Media caption, Firefighters have contained a large blaze at a Lebanon oil facility, which is already in the grip of a severe energy crisis.
Firefighters say they have extinguished a large blaze at an oil facility in southern Lebanon, which is in the grip of a severe energy crisis.
The fire erupted on Monday morning in a petrol tank belonging to the army at the Zahrani Oil Installation, sending a plume of black smoke into the sky.
No casualties have been reported.
The facility is close to one of Lebanon's two biggest power plants, which both had to shut down two days ago because of a shortage of fuel.
The Zahrani and Deir Ammar plants received emergency deliveries of gas oil from the army on Sunday night to help them restart operations.
That returned the state electricity supply to the level before the blackout – only about one or two hours a day, with people depending on expensive private generators to keep the lights on at other times.
An economic collapse has left Lebanon dangerously short of fuel as well as other basic necessities, such as medicine, electricity and even drinking water.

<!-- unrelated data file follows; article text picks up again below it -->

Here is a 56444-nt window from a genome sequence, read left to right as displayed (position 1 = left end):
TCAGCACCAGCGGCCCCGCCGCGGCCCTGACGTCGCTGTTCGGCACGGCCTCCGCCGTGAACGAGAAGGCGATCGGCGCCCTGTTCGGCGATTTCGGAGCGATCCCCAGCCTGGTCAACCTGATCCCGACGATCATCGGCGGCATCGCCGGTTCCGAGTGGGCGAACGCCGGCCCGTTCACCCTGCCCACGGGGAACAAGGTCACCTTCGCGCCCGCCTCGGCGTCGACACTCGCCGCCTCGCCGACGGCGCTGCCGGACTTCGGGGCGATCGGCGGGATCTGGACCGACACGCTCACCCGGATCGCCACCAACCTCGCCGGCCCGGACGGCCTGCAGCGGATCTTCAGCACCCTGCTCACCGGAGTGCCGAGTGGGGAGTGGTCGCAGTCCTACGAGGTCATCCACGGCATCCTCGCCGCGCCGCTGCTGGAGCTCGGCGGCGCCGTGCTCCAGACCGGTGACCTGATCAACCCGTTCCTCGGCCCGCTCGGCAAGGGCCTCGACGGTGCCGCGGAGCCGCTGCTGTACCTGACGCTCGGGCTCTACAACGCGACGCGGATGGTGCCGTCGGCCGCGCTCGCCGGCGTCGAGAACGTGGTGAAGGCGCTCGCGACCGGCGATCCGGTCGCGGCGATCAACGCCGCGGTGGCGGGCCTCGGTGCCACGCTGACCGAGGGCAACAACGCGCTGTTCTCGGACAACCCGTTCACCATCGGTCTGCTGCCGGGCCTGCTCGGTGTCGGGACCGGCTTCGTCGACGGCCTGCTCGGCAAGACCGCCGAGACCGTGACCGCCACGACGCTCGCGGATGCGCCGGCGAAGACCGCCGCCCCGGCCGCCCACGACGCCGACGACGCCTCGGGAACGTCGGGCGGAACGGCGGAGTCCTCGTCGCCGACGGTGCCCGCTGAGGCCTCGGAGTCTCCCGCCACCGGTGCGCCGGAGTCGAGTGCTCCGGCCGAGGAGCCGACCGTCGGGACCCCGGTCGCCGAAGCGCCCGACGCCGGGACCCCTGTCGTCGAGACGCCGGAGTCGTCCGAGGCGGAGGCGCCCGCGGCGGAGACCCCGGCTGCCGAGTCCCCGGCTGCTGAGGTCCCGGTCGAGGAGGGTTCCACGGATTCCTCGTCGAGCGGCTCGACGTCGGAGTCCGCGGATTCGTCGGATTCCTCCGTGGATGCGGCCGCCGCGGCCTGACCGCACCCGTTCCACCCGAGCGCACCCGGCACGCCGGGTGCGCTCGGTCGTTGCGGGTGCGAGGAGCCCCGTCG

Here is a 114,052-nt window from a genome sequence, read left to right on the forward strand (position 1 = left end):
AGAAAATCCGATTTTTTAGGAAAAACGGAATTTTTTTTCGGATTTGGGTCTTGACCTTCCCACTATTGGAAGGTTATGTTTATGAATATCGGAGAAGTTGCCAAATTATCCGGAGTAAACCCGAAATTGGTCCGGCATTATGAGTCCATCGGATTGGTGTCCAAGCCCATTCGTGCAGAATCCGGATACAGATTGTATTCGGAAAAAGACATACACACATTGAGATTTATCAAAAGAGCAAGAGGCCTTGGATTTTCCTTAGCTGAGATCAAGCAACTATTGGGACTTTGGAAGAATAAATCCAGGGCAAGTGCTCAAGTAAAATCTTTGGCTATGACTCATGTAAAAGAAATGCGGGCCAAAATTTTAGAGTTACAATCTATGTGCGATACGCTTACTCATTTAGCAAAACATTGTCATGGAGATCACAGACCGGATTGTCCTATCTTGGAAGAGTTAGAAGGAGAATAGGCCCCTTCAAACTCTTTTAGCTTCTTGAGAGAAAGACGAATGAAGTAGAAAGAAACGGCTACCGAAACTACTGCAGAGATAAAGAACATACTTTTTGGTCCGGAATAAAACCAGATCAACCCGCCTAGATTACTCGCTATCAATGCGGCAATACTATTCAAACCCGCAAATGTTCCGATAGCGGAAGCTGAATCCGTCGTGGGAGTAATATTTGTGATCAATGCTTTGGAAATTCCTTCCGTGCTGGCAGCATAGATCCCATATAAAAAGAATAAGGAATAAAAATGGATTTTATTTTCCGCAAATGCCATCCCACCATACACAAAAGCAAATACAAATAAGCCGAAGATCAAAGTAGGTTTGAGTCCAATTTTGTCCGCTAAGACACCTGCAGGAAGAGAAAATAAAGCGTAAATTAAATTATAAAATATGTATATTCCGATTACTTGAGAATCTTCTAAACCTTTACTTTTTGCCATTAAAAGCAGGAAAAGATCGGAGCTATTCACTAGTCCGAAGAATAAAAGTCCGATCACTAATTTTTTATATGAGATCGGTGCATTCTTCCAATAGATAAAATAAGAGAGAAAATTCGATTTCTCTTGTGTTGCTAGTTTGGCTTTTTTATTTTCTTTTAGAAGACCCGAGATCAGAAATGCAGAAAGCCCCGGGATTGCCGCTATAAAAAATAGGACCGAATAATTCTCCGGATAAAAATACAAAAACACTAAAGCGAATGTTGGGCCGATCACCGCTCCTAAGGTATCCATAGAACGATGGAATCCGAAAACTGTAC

Media caption, Lebanon: A country plunged into darkness
The cause of the blaze in Zahrani, about 50km (30 miles) south of the capital, Beirut, is not yet clear.
However, a worker at a nearby plantation told AFP news agency that he heard a loud bang before the fire broke out in the tank, which reportedly held 300,000 litres (65,990 gallons) of petrol.
As civil defence units battled the blaze for four hours, the army closed the main highway linking Beirut and the south as a precaution.
Image source, ReutersImage caption, The Zahrani Oil Installation is close to one of Lebanon's two biggest power plants
Last year, 219 people were killed and thousands more injured when a fire at Beirut's port triggered the detonation of 2,750 tonnes of the combustible chemical ammonium nitrate that had been stored unsafely in a warehouse.
The disaster compounded a severe and prolonged economic depression in Lebanon, which the World Bank has said is one of the worst seen in more than 150 years.
The Lebanese currency has lost more than 90% of its value against the US dollar since 2019, causing inflation to skyrocket, and pushing three quarters of the population into poverty.
Imports became more expensive and fuel began to disappear from the local market
In recent months, power stations, hospitals, bakeries and other businesses have been forced to either scale back their operations or shut down completely due to the shortages.